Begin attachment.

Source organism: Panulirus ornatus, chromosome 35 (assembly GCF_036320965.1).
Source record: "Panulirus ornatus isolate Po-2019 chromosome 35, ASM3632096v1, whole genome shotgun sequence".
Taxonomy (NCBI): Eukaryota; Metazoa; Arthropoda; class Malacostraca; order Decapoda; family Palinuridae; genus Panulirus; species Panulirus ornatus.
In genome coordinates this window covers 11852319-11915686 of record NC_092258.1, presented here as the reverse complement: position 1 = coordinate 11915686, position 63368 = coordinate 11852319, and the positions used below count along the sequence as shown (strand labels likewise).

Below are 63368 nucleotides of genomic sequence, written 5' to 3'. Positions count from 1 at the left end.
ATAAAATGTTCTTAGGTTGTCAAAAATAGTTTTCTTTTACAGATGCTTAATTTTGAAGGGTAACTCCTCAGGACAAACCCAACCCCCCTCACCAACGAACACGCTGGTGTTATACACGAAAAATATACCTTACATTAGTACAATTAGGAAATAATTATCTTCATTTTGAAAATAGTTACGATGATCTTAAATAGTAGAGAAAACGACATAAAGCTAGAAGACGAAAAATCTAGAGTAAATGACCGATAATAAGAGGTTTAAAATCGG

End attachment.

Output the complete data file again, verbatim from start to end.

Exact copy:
Source organism: Panulirus ornatus, chromosome 35 (assembly GCF_036320965.1).
Source record: "Panulirus ornatus isolate Po-2019 chromosome 35, ASM3632096v1, whole genome shotgun sequence".
Taxonomy (NCBI): Eukaryota; Metazoa; Arthropoda; class Malacostraca; order Decapoda; family Palinuridae; genus Panulirus; species Panulirus ornatus.
In genome coordinates this window covers 11852319-11915686 of record NC_092258.1, presented here as the reverse complement: position 1 = coordinate 11915686, position 63368 = coordinate 11852319, and the positions used below count along the sequence as shown (strand labels likewise).

Below are 63368 nucleotides of genomic sequence, written 5' to 3'. Positions count from 1 at the left end.
ATAAAATGTTCTTAGGTTGTCAAAAATAGTTTTCTTTTACAGATGCTTAATTTTGAAGGGTAACTCCTCAGGACAAACCCAACCCCCCTCACCAACGAACACGCTGGTGTTATACACGAAAAATATACCTTACATTAGTACAATTAGGAAATAATTATCTTCATTTTGAAAATAGTTACGATGATCTTAAATAGTAGAGAAAACGACATAAAGCTAGAAGACGAAAAATCTAGAGTAAATGACCGATAATAAGAGGTTTAAAATCGG